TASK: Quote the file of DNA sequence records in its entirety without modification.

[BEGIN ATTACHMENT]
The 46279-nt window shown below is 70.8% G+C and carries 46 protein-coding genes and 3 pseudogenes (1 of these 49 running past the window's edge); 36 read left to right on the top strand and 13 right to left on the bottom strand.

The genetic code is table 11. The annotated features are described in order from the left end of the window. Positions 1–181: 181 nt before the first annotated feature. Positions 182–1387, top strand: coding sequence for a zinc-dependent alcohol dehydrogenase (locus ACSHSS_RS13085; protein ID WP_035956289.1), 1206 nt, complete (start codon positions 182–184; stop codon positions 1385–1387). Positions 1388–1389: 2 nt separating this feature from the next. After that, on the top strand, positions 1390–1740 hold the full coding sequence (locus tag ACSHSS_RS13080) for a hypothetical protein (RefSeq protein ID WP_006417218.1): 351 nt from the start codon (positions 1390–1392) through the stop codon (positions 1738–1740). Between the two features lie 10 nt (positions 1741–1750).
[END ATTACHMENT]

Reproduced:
The 46279-nt window shown below is 70.8% G+C and carries 46 protein-coding genes and 3 pseudogenes (1 of these 49 running past the window's edge); 36 read left to right on the top strand and 13 right to left on the bottom strand.

The genetic code is table 11. The annotated features are described in order from the left end of the window. Positions 1–181: 181 nt before the first annotated feature. Positions 182–1387, top strand: coding sequence for a zinc-dependent alcohol dehydrogenase (locus ACSHSS_RS13085; protein ID WP_035956289.1), 1206 nt, complete (start codon positions 182–184; stop codon positions 1385–1387). Positions 1388–1389: 2 nt separating this feature from the next. After that, on the top strand, positions 1390–1740 hold the full coding sequence (locus tag ACSHSS_RS13080) for a hypothetical protein (RefSeq protein ID WP_006417218.1): 351 nt from the start codon (positions 1390–1392) through the stop codon (positions 1738–1740). Between the two features lie 10 nt (positions 1741–1750).